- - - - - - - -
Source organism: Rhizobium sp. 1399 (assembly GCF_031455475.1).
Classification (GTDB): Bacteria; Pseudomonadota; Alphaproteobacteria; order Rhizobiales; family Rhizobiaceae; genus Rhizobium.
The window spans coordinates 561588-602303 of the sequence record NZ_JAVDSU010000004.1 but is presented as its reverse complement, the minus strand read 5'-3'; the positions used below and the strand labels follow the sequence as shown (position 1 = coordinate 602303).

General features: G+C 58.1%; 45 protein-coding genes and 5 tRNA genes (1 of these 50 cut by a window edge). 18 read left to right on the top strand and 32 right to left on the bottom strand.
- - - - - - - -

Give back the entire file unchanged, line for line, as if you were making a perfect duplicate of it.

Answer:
Source organism: Rhizobium sp. 1399 (assembly GCF_031455475.1).
Classification (GTDB): Bacteria; Pseudomonadota; Alphaproteobacteria; order Rhizobiales; family Rhizobiaceae; genus Rhizobium.
The window spans coordinates 561588-602303 of the sequence record NZ_JAVDSU010000004.1 but is presented as its reverse complement, the minus strand read 5'-3'; the positions used below and the strand labels follow the sequence as shown (position 1 = coordinate 602303).

General features: G+C 58.1%; 45 protein-coding genes and 5 tRNA genes (1 of these 50 cut by a window edge). 18 read left to right on the top strand and 32 right to left on the bottom strand.